October 27, 2006
This week’s column is in several parts, none of which have much to do with each other—except for the golf part, that is.
Making a shambles out of a shamble
Shawnee Country Club held its season-ending men’s tournament on October 22, and it was a shamble.
This is a fun competitive format. The players hit their tee shots from designated tee boxes based on their A, B, C, or D handicap status. The foursome then selects the best drive. Each player takes their second shots from that spot, and plays in until the hole is completed. There is usually a discounted handicapping arrangement, which this year was set at 80%.
For reasons completely unrelated to my own skill, I was pleased at our prospects when I saw who was in my foursome.
George Merchant of Lewes, a genial computing guru, lead off our merry band. Since his group won last year’s event, that alone seemed pretty promising for us. David Hankins was our B player, and he’s always capable of booming some long, pretty drives. Norm Hamstead’s handicap is not where he’d like it, but since he was driving from the forward tees, I was sure he’d make some useful contributions.
All of my pre-round predictions turned out as I thought they would, with one notable exception–that being our score.
We played well together, and everyone pitched in toward our total on several holes. We just couldn’t make nearly as many net birdies as we needed, finishing in the deep middle of the pack at 17-under par.
The winning total was a blistering 35-under, set by Steven Jebo, Robert Parker, Tom Frantz, and Jeffrey Mahle.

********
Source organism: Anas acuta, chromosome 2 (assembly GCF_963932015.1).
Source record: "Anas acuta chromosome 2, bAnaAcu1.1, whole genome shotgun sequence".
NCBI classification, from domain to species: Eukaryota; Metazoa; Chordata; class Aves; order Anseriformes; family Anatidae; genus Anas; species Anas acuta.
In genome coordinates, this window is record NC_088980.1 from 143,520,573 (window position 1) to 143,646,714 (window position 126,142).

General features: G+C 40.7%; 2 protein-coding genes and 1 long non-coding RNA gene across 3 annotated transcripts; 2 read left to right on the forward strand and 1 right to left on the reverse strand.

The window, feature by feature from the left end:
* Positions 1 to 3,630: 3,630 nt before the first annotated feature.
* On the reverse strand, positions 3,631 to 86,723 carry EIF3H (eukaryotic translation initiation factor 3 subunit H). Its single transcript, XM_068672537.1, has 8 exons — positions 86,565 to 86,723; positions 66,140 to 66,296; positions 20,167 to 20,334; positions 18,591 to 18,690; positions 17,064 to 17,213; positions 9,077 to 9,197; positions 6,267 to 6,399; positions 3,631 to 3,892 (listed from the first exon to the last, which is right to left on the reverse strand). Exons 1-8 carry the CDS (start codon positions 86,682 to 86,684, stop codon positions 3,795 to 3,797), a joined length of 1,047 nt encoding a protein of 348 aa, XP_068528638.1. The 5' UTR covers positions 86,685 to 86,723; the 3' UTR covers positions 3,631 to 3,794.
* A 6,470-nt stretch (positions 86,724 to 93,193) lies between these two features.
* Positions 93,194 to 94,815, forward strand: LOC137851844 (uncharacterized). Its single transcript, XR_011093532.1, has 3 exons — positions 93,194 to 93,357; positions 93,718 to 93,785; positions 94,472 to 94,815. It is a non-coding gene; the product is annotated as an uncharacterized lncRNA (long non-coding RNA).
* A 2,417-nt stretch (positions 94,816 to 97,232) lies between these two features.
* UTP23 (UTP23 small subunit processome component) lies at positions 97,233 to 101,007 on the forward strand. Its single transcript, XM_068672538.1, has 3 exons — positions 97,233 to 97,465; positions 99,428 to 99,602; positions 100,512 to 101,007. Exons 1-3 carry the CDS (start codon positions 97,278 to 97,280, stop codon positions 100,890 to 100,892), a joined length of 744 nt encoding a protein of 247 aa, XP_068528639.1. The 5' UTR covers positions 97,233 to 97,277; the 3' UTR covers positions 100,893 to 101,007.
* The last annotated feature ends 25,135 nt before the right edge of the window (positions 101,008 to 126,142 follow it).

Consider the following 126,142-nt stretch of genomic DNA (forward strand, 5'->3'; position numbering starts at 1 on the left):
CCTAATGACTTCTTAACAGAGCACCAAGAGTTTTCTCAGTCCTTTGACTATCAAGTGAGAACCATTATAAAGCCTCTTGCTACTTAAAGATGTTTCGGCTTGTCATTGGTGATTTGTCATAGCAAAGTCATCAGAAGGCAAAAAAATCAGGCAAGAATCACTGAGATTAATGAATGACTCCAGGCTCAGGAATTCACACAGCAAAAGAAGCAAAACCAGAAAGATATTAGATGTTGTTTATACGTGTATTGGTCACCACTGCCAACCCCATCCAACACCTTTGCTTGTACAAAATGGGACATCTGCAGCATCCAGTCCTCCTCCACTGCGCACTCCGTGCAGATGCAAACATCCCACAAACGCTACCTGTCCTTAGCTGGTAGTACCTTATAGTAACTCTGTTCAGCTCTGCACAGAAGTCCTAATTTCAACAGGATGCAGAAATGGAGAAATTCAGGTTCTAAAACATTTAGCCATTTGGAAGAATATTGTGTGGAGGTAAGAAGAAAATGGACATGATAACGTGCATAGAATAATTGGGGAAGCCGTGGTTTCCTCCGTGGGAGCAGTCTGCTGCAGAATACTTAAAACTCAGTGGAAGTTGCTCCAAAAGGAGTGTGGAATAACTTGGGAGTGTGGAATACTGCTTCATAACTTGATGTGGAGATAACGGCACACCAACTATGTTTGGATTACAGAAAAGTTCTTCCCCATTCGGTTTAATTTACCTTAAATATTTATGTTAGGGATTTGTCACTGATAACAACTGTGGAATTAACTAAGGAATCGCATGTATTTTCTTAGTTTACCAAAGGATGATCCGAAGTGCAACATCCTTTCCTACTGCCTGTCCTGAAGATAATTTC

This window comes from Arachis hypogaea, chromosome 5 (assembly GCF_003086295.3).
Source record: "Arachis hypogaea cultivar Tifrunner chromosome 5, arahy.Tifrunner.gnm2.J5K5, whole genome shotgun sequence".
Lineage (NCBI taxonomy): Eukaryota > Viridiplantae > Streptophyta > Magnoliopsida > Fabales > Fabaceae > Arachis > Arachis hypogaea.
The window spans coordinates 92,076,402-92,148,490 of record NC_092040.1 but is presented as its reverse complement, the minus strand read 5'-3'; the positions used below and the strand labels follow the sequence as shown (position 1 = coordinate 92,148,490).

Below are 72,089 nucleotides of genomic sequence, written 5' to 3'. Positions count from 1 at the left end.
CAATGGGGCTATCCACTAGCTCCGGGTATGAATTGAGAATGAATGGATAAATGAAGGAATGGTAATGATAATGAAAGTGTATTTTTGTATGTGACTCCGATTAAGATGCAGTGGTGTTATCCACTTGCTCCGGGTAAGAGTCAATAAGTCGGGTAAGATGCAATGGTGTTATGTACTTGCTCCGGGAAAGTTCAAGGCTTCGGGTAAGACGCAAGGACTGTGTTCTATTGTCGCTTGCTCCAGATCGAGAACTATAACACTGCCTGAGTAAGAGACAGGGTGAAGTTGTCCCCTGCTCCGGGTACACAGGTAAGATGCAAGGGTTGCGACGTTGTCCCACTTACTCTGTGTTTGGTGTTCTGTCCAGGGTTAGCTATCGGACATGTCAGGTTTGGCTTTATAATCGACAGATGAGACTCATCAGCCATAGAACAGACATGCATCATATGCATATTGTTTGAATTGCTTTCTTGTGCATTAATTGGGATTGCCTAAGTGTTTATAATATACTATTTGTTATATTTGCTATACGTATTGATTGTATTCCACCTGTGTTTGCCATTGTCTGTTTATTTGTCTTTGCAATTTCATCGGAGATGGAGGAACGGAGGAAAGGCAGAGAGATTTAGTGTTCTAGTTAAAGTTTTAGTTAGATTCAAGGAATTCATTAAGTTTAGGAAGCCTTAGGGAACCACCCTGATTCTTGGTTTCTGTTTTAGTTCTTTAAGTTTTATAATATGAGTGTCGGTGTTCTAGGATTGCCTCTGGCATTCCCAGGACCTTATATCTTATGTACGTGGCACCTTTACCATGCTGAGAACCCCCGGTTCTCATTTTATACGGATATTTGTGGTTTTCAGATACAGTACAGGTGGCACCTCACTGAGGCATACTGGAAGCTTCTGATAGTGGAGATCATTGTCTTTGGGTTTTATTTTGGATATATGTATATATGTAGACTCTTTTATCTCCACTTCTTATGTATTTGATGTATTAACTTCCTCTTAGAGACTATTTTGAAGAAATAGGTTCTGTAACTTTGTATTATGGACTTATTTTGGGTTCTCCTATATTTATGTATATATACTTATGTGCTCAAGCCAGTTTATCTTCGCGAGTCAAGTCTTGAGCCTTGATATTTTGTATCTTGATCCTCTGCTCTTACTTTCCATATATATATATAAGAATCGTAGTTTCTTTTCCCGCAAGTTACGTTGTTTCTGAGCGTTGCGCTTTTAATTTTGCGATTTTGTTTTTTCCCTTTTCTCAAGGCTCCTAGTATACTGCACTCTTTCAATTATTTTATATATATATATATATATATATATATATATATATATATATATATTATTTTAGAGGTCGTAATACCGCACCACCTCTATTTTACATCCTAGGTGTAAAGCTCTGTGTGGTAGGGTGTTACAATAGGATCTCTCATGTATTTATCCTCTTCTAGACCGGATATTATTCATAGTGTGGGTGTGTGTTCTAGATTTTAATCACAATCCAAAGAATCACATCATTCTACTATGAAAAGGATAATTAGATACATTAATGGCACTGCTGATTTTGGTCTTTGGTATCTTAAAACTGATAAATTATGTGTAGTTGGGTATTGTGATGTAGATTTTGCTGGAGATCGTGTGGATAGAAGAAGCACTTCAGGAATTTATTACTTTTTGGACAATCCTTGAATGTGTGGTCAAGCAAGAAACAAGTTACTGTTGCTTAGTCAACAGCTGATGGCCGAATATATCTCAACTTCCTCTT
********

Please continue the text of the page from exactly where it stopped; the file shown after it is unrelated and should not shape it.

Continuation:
Obviously, those guys bear watching—but I’m not bitter. When asked how the tournament went, I’ll simply say, once again and with a flourish, “We participated!”
A plug for plugging
Most Cape Region golf courses have completed their scheduled aeration projects for this fall. While it’s sometimes bothersome to play during the post-plugging period, it’s a necessary part of maintaining good playing conditions.
Cutting and removing small cores of greenside turf and roots helps reduce compaction that can lead to turf diseases and myriad other problems. Filling the resulting holes with sandy topdressing helps retain airflow to the remaining root systems, and also improves the greens’ overall condition as the turf slowly refills the plugged spaces. In addition, aeration removes some of the thatch from old turf, which if left in place can strangle new growth.
For some golfers, aerification supplies a ready excuse for their normally wretched putting. Once their ball starts bouncing off-line, they can easily say it wasn’t their fault. When the ball takes an odd bounce and falls into the hole, however, why that was simply their skillful adaptation to the playing conditions.
Golfers are nothing if not flexible in explaining how they scored.
Last chance for some highly paid pros
This weekend is the last full-field event on the 2006 PGA Tour schedule, and some players are probably feeling a little desperate.
If they don’t finish in the top 125 on the money list, their chances for playing a full slate of PGA Tour events next season are seriously diminished. Thirty-eight touring pros are entered in the event who have not yet achieved that goal, so look for some very serious faces if you’re watching the tournament’s final rounds.
The Chrysler Championship is held at the Westin Innisbrook Resort’s Copperhead Course near Tampa, Florida, a tough layout I played earlier this year. As I wrote here shortly afterward, playing Copperhead gave me a renewed appreciation for how good these players really are.
The current player at number 147 on the money list, U.S. Open winner Lee Janzen, still managed to earn a fairly pleasant $508,555 before this final event. It’s a little hard to say he’s in real trouble after only earning a half-million, but everything is relative.